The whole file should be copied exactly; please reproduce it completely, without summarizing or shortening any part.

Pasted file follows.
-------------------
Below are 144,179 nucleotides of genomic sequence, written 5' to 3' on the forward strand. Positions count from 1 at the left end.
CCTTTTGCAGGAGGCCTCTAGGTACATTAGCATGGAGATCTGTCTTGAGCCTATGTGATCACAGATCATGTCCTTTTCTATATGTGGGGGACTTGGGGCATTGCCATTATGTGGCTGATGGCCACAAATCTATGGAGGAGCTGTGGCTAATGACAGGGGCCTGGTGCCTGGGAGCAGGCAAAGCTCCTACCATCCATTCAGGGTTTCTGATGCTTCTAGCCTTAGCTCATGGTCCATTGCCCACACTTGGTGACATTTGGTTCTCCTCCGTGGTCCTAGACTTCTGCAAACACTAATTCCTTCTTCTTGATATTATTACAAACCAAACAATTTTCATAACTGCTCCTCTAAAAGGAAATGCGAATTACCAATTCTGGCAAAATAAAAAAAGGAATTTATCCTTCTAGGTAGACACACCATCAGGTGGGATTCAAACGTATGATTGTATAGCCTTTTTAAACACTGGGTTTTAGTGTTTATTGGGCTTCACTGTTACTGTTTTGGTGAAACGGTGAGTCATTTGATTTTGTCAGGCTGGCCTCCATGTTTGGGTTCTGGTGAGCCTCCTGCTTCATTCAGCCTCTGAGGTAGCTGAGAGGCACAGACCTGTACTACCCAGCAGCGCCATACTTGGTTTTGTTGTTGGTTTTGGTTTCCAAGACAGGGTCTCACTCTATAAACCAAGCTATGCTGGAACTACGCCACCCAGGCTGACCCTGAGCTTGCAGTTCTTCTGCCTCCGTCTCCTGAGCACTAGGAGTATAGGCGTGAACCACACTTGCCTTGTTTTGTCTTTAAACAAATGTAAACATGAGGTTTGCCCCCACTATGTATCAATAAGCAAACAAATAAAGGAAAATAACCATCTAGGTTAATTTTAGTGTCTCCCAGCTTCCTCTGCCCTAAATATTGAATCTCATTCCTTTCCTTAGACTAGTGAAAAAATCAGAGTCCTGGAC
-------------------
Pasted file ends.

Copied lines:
Below are 144,179 nucleotides of genomic sequence, written 5' to 3' on the forward strand. Positions count from 1 at the left end.
CCTTTTGCAGGAGGCCTCTAGGTACATTAGCATGGAGATCTGTCTTGAGCCTATGTGATCACAGATCATGTCCTTTTCTATATGTGGGGGACTTGGGGCATTGCCATTATGTGGCTGATGGCCACAAATCTATGGAGGAGCTGTGGCTAATGACAGGGGCCTGGTGCCTGGGAGCAGGCAAAGCTCCTACCATCCATTCAGGGTTTCTGATGCTTCTAGCCTTAGCTCATGGTCCATTGCCCACACTTGGTGACATTTGGTTCTCCTCCGTGGTCCTAGACTTCTGCAAACACTAATTCCTTCTTCTTGATATTATTACAAACCAAACAATTTTCATAACTGCTCCTCTAAAAGGAAATGCGAATTACCAATTCTGGCAAAATAAAAAAAGGAATTTATCCTTCTAGGTAGACACACCATCAGGTGGGATTCAAACGTATGATTGTATAGCCTTTTTAAACACTGGGTTTTAGTGTTTATTGGGCTTCACTGTTACTGTTTTGGTGAAACGGTGAGTCATTTGATTTTGTCAGGCTGGCCTCCATGTTTGGGTTCTGGTGAGCCTCCTGCTTCATTCAGCCTCTGAGGTAGCTGAGAGGCACAGACCTGTACTACCCAGCAGCGCCATACTTGGTTTTGTTGTTGGTTTTGGTTTCCAAGACAGGGTCTCACTCTATAAACCAAGCTATGCTGGAACTACGCCACCCAGGCTGACCCTGAGCTTGCAGTTCTTCTGCCTCCGTCTCCTGAGCACTAGGAGTATAGGCGTGAACCACACTTGCCTTGTTTTGTCTTTAAACAAATGTAAACATGAGGTTTGCCCCCACTATGTATCAATAAGCAAACAAATAAAGGAAAATAACCATCTAGGTTAATTTTAGTGTCTCCCAGCTTCCTCTGCCCTAAATATTGAATCTCATTCCTTTCCTTAGACTAGTGAAAAAATCAGAGTCCTGGAC